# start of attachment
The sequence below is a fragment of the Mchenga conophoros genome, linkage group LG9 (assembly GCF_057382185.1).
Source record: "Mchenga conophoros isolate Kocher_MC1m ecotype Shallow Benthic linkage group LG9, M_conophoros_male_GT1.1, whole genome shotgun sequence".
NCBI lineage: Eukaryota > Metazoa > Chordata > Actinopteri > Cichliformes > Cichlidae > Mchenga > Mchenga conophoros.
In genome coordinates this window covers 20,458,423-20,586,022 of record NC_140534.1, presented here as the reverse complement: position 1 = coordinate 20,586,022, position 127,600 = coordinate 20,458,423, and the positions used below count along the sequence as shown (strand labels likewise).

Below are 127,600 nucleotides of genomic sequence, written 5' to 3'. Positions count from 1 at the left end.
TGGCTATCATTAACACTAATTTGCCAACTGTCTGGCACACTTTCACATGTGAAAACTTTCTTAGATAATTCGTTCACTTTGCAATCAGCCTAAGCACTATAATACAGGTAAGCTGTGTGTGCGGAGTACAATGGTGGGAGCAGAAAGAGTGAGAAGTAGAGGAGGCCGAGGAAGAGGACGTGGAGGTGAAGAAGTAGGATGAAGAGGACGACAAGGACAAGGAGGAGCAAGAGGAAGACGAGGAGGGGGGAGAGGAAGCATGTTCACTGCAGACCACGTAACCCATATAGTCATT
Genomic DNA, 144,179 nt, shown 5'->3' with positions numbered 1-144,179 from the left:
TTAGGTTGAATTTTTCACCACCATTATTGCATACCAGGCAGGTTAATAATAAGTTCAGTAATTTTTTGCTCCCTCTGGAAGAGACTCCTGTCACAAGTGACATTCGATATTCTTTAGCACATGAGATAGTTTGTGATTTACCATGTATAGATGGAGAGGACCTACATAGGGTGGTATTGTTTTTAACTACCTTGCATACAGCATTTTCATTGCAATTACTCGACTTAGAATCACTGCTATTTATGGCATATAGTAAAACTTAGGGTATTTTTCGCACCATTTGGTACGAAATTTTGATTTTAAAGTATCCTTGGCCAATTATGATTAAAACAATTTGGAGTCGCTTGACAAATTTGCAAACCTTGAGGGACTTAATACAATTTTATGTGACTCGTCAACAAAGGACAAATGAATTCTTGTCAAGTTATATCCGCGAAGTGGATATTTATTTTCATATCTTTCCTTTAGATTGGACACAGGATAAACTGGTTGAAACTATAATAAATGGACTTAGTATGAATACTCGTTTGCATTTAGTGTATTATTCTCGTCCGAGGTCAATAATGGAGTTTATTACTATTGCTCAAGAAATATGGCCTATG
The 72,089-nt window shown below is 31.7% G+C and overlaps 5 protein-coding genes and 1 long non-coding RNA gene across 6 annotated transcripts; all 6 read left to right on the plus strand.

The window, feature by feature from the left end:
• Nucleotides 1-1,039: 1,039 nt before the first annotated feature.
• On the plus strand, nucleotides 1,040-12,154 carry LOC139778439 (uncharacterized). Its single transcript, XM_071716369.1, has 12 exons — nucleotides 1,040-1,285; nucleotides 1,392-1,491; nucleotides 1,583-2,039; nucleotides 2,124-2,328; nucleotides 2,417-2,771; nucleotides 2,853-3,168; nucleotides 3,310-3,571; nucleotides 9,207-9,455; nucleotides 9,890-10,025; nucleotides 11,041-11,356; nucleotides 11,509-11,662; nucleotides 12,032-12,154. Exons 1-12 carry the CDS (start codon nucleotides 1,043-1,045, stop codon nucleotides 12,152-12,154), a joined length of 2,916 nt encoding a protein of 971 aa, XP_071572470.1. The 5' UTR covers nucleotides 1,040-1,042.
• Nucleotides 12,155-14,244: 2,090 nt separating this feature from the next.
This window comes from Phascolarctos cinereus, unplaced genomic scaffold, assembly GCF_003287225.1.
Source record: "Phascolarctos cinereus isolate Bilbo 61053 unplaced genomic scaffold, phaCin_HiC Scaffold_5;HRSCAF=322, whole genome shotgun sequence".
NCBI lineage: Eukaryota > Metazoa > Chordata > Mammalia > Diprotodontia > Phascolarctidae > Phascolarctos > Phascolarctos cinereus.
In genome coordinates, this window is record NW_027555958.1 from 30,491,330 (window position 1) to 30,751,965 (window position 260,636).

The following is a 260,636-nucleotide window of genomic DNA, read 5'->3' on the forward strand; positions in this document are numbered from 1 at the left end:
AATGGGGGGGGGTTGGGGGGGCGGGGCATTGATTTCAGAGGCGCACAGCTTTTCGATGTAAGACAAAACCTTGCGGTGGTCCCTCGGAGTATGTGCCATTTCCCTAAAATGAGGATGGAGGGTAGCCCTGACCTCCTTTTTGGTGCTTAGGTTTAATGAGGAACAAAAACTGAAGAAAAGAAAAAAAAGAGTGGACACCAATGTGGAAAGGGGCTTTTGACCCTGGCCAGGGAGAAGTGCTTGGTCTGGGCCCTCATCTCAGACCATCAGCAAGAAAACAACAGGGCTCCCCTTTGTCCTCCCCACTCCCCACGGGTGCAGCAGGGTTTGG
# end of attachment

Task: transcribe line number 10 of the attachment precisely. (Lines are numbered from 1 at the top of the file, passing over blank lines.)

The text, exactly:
The window, feature by feature from the left end: